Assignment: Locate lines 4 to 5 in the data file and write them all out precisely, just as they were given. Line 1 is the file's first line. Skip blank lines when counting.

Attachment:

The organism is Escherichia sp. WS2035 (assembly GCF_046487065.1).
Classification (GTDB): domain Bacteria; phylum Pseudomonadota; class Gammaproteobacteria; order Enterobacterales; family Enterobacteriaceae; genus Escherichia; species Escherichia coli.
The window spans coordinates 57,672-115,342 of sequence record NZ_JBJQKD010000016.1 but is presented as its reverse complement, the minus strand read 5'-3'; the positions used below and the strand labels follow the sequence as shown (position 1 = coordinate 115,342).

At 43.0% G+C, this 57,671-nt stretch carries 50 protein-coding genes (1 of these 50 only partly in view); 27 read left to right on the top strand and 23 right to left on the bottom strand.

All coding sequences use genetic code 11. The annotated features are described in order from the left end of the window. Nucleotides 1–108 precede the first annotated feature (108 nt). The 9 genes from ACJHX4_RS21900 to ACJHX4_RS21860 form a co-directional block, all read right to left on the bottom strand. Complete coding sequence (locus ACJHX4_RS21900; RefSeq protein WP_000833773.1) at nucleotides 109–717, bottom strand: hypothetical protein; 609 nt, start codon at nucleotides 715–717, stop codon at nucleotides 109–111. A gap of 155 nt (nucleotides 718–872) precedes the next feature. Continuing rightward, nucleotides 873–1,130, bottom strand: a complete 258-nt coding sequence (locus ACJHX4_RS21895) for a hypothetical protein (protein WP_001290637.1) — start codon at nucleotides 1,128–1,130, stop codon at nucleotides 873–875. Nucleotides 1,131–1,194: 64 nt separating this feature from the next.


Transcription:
At 43.0% G+C, this 57,671-nt stretch carries 50 protein-coding genes (1 of these 50 only partly in view); 27 read left to right on the top strand and 23 right to left on the bottom strand.

All coding sequences use genetic code 11. The annotated features are described in order from the left end of the window. Nucleotides 1–108 precede the first annotated feature (108 nt). The 9 genes from ACJHX4_RS21900 to ACJHX4_RS21860 form a co-directional block, all read right to left on the bottom strand. Complete coding sequence (locus ACJHX4_RS21900; RefSeq protein WP_000833773.1) at nucleotides 109–717, bottom strand: hypothetical protein; 609 nt, start codon at nucleotides 715–717, stop codon at nucleotides 109–111. A gap of 155 nt (nucleotides 718–872) precedes the next feature. Continuing rightward, nucleotides 873–1,130, bottom strand: a complete 258-nt coding sequence (locus ACJHX4_RS21895) for a hypothetical protein (protein WP_001290637.1) — start codon at nucleotides 1,128–1,130, stop codon at nucleotides 873–875. Nucleotides 1,131–1,194: 64 nt separating this feature from the next.